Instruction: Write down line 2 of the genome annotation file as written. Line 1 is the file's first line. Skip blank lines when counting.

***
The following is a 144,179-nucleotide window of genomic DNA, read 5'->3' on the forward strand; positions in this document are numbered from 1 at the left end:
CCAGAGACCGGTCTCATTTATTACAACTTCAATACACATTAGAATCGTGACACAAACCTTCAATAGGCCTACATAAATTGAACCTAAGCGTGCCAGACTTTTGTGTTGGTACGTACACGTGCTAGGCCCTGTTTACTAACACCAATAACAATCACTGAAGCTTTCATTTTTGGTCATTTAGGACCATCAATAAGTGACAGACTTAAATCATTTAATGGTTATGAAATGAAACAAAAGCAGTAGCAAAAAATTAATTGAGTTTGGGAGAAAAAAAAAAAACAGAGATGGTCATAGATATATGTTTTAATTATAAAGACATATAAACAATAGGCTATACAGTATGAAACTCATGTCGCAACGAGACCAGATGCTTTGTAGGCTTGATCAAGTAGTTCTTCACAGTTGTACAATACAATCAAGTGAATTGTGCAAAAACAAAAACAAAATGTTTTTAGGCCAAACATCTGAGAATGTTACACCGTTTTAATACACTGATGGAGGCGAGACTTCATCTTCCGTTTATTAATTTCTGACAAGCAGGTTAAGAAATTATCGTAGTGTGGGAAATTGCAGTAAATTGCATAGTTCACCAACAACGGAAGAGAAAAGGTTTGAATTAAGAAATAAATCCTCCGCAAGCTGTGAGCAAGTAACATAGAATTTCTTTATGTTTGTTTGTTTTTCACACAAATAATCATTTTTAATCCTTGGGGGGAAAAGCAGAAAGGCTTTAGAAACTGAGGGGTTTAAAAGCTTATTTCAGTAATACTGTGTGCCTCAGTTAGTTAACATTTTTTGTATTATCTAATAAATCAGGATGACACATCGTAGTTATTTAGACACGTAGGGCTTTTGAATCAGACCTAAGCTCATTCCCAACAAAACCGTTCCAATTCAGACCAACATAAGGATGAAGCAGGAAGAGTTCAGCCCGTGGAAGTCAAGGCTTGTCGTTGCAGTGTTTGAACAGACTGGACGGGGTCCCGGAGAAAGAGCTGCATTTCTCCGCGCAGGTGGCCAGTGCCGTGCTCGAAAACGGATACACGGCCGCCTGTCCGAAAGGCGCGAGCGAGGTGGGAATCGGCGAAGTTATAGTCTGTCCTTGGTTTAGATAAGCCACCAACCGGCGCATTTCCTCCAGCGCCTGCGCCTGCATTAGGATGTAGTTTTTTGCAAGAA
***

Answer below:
CCAGAGACCGGTCTCATTTATTACAACTTCAATACACATTAGAATCGTGACACAAACCTTCAATAGGCCTACATAAATTGAACCTAAGCGTGCCAGACTTTTGTGTTGGTACGTACACGTGCTAGGCCCTGTTTACTAACACCAATAACAATCACTGAAGCTTTCATTTTTGGTCATTTAGGACCATCAATAAGTGACAGACTTAAATCATTTAATGGTTATGAAATGAAACAAAAGCAGTAGCAAAAAATTAATTGAGTTTGGGAGAAAAAAAAAAAACAGAGATGGTCATAGATATATGTTTTAATTATAAAGACATATAAACAATAGGCTATACAGTATGAAACTCATGTCGCAACGAGACCAGATGCTTTGTAGGCTTGATCAAGTAGTTCTTCACAGTTGTACAATACAATCAAGTGAATTGTGCAAAAACAAAAACAAAATGTTTTTAGGCCAAACATCTGAGAATGTTACACCGTTTTAATACACTGATGGAGGCGAGACTTCATCTTCCGTTTATTAATTTCTGACAAGCAGGTTAAGAAATTATCGTAGTGTGGGAAATTGCAGTAAATTGCATAGTTCACCAACAACGGAAGAGAAAAGGTTTGAATTAAGAAATAAATCCTCCGCAAGCTGTGAGCAAGTAACATAGAATTTCTTTATGTTTGTTTGTTTTTCACACAAATAATCATTTTTAATCCTTGGGGGGAAAAGCAGAAAGGCTTTAGAAACTGAGGGGTTTAAAAGCTTATTTCAGTAATACTGTGTGCCTCAGTTAGTTAACATTTTTTGTATTATCTAATAAATCAGGATGACACATCGTAGTTATTTAGACACGTAGGGCTTTTGAATCAGACCTAAGCTCATTCCCAACAAAACCGTTCCAATTCAGACCAACATAAGGATGAAGCAGGAAGAGTTCAGCCCGTGGAAGTCAAGGCTTGTCGTTGCAGTGTTTGAACAGACTGGACGGGGTCCCGGAGAAAGAGCTGCATTTCTCCGCGCAGGTGGCCAGTGCCGTGCTCGAAAACGGATACACGGCCGCCTGTCCGAAAGGCGCGAGCGAGGTGGGAATCGGCGAAGTTATAGTCTGTCCTTGGTTTAGATAAGCCACCAACCGGCGCATTTCCTCCAGCGCCTGCGCCTGCATTAGGATGTAGTTTTTTGCAAGAA